As our increasingly digital world changes how we work, businesses are constantly on the lookout for more ways to keep their operations lean; that is, to continue delivering value for their customers, while eliminating wasteful processes. With the rise of artificial intelligence (AI) and automation—and their pivotal role in driving customer-centricity—this may very well be what 2019 has in store for companies looking to augment their digital strategy.
But more than just ramping up their investments, businesses also need to make sure that the value of digital transformation is understood across the organisation. With that in mind, what will be the next wave of tech trends that would drive disruption in 2019? What are some IT challenges and opportunities we should buckle ourselves up for? Here are some of my thoughts.
1. Customer-centricity is crucial to customer satisfaction, which is becoming more elusive.
With the bar for great customer experiences only becoming higher with each passing year, meeting the demands of customer expectations will be challenging. This is because more companies are embracing digitalisation—tapping on digital technologies to enhance their processes—which will see customers growing accustomed to convenience and information at their fingertips. No longer is swift and personalised support a good-to-have; it’s now integral to customer satisfaction.
To that end, AI and automation will play a bigger role in facilitating better customer experiences, helping businesses to see to their needs quickly. But more than just responding passively, companies should innovate by leveraging on existing data to offer services and solutions to their customers proactively—making customers the centre of their customer experience strategy. Fast-changing expectations and behaviours are taking many by surprise—and the key is making sure you’re always one step ahead.
2. There’ll be an upsurge in demand for managed services and outsourcing.
With the fragmented market of Internet of Things (IoT) devices—from mobile devices to multi-functional printers—and networks, demand for managed services and outsourcing will see an uptake, with businesses looking to partners and providers to deliver the expertise they need, but don’t have. This stems from a global shortage of talent and IT skills, with a survey from Gartner even predicting that there will be 1.4 million computer specialist job openings—and not enough talent to fill them up.
Meanwhile, traditionally outsourcing is also evolving, and is now imbued with automation; a vast majority of organisations—93%, in fact—are looking towards robot process automation solutions. While costs used to be the main reason behind businesses turning to outsourcing services, it’s clear that this is no longer the case anymore.
3. AI and automation are more indispensable than ever.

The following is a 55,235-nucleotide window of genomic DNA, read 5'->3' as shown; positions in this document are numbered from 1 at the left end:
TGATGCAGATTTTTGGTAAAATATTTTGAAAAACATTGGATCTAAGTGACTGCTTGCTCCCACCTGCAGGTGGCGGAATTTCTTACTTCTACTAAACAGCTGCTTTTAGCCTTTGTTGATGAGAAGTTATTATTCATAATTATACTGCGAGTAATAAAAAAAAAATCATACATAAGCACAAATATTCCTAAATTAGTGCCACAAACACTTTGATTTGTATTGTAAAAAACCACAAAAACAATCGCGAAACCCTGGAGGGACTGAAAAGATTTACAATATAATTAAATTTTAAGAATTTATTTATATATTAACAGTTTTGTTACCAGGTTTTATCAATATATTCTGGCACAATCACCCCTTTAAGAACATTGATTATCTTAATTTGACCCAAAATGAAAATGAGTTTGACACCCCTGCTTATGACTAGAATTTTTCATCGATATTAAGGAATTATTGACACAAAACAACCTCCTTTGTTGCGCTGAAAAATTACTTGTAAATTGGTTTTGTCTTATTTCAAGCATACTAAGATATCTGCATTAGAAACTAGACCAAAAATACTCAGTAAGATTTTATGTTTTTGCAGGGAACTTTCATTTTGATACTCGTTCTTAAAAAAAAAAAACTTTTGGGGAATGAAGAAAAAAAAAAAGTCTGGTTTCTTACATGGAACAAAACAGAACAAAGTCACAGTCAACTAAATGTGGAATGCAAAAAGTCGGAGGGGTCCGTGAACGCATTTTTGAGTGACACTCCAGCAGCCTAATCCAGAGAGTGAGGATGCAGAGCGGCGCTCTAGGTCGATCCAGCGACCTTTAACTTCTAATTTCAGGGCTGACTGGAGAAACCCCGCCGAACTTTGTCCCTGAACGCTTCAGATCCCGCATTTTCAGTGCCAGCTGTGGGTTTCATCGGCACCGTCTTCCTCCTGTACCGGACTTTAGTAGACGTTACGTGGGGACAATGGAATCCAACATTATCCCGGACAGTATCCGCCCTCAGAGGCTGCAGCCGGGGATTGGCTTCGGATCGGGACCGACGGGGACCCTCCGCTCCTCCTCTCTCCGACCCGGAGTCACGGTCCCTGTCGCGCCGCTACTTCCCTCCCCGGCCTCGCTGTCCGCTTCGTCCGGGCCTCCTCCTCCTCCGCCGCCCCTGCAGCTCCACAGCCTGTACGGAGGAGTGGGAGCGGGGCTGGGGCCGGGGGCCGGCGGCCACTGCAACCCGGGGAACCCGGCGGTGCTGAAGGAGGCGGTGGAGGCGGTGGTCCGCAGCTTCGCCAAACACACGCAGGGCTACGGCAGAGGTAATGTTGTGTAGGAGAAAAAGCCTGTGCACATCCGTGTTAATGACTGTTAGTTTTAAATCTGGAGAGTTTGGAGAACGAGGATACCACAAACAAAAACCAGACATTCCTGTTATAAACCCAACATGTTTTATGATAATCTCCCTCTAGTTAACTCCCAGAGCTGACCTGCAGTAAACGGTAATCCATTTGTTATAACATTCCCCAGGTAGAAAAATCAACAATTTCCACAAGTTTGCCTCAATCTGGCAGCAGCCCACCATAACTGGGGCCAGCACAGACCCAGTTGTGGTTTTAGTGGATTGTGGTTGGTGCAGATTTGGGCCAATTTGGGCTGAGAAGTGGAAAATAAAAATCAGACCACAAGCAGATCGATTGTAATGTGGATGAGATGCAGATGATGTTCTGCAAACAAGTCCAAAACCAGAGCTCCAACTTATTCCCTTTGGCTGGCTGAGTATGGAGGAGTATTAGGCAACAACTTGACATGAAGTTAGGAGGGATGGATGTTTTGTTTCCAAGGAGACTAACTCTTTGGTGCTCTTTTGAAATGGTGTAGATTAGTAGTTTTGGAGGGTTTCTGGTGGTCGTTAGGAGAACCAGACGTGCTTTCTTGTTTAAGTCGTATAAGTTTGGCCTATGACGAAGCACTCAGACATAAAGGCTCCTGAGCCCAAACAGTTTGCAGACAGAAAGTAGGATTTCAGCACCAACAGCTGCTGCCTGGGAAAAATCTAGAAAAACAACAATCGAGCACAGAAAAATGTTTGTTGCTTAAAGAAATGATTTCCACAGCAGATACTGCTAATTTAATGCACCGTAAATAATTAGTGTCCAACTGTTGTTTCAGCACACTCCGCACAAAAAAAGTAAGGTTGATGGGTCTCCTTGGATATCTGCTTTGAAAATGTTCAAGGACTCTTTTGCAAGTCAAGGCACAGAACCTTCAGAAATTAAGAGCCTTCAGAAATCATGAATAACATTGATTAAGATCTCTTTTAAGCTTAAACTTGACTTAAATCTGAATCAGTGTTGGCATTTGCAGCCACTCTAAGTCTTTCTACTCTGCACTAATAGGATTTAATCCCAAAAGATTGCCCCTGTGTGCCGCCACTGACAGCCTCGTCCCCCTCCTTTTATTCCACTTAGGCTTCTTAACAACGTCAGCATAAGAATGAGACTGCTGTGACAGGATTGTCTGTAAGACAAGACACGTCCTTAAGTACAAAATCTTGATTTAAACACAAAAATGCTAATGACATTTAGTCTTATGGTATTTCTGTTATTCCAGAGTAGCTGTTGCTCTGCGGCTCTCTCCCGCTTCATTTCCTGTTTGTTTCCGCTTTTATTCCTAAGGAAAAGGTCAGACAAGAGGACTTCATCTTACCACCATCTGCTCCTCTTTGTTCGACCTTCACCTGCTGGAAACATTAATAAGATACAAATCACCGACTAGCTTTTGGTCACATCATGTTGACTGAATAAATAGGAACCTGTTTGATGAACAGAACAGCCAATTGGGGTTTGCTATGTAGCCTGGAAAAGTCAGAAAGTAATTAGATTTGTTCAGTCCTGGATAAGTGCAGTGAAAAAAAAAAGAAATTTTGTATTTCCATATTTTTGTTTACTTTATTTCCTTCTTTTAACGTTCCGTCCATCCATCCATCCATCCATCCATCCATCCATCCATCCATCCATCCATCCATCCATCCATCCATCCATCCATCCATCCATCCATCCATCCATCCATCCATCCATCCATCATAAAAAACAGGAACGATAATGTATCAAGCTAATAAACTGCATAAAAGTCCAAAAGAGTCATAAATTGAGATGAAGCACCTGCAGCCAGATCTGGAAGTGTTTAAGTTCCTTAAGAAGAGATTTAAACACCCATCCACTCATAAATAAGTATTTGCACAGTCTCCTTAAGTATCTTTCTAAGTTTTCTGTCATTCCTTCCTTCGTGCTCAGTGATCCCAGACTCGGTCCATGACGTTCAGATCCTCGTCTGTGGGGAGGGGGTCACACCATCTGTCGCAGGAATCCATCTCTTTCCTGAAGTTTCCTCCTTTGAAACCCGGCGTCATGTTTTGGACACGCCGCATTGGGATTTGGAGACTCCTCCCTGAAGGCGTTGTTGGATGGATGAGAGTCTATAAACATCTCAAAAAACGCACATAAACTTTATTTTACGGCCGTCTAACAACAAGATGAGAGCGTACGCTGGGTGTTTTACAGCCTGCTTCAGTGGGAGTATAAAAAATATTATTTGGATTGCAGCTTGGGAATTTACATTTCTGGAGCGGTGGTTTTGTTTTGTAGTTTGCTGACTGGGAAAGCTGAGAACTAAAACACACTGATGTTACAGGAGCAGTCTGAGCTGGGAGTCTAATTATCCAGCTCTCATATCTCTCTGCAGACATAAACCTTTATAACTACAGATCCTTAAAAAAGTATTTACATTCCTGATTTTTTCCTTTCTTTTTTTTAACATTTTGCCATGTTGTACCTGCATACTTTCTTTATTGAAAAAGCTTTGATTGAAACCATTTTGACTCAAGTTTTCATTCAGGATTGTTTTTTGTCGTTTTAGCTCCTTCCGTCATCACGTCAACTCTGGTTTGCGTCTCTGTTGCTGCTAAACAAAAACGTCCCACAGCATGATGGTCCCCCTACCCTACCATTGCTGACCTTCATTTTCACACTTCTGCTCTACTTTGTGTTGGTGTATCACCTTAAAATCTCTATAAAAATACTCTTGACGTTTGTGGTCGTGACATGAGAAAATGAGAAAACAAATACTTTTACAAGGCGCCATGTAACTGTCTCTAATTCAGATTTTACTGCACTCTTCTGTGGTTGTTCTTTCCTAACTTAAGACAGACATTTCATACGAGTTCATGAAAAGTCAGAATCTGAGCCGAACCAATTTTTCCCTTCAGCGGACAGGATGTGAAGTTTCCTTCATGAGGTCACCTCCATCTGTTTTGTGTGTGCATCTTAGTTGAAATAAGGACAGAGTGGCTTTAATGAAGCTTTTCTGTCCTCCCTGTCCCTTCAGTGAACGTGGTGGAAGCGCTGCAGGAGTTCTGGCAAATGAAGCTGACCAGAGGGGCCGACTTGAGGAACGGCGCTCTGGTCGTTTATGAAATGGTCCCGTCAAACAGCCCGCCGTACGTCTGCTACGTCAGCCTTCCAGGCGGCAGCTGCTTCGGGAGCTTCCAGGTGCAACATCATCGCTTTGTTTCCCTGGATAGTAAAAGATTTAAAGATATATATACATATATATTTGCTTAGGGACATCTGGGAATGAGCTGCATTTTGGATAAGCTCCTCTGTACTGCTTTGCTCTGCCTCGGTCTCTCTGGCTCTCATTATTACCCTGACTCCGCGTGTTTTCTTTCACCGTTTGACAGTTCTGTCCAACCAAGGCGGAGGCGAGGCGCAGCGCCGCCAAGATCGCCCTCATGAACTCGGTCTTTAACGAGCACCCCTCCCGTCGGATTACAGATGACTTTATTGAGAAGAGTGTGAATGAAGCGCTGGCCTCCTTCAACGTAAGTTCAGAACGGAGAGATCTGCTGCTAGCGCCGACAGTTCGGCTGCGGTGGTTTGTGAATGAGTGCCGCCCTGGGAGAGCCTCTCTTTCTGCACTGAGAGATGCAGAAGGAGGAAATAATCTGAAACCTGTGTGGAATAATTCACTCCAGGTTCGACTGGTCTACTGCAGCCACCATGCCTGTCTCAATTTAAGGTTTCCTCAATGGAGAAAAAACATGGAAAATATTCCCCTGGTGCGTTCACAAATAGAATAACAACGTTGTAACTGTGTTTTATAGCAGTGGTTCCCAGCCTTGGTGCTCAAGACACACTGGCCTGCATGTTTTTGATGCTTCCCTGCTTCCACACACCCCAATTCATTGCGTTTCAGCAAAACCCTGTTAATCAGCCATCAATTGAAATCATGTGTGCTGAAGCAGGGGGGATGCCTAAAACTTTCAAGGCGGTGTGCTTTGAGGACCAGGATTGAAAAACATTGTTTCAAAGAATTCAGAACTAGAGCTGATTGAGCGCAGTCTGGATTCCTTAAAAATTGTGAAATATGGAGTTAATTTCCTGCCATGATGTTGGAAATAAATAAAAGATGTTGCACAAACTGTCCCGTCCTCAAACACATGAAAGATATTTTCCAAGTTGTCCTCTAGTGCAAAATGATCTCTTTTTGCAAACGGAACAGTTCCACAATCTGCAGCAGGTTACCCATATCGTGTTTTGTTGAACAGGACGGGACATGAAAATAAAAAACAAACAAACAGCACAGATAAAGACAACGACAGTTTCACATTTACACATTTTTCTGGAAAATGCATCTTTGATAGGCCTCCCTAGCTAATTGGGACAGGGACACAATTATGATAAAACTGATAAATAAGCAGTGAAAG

According to Gartner Vice President David Cearley, the future will be “characterised by smart devices delivering increasingly insightful digital services everywhere”. This stems from the popularity of AI and automation in recent years, which can help businesses minimise tedious, manual labour and even make more sophisticated decisions. In fact, according to Forrester, the robotic process automation (RPA) market is poised to reach $1.7 billion in 2019, and $2.9 billion in 2021. Moreover, automation is said to also eliminate 20% of all service desk interactions—and I can foresee the same happening for redundant business processes too. Its associated costs can then be used to free up more time and funds, and devoted to more crucial business functions.
4. Accelerating your path to digital transformation remains necessary.
Digital transformation is far from a novel concept, having been an industry buzzword for several years now. While businesses are aware of its importance, CIOs will be facing even greater pressure to transform and modernise governance policies, while still realising successful digital strategies.
As a result, some may consider giving their businesses’ IT an overhaul, such as by ensuring that digital transformation is addressed across the entire organisation. By that, this include getting everyone on board in terms of the technical skills required to support these initiatives—not just the C-suites and management level—without neglecting the cultural impact of such a change.
5. There’ll be an increased focus on security and compliance.
Gartner forecasted that worldwide spending on IT security is set to increase, reaching more than US$114 billion in 2018—an increase of 12.4% from 2017. In addition, privacy concerns will drive at least 10% of market demand for security services through 2019. This, I believe, is in light of devices becoming more interconnected. Security lapses within IoT devices and network—including network printers—are attractive targets for cybercriminals and even malicious insiders.
The impact of digital regulations like General Data Protection Regulation (GDPR) shouldn’t be overlooked too, for they can complicate both digital transformation and security efforts. There are now greater laws and regulations around data protection, which translates to greater liability costs for security breaches; fines for non-compliance can reach up to 20 million euros or 4% of the company’s worldwide annual turnover.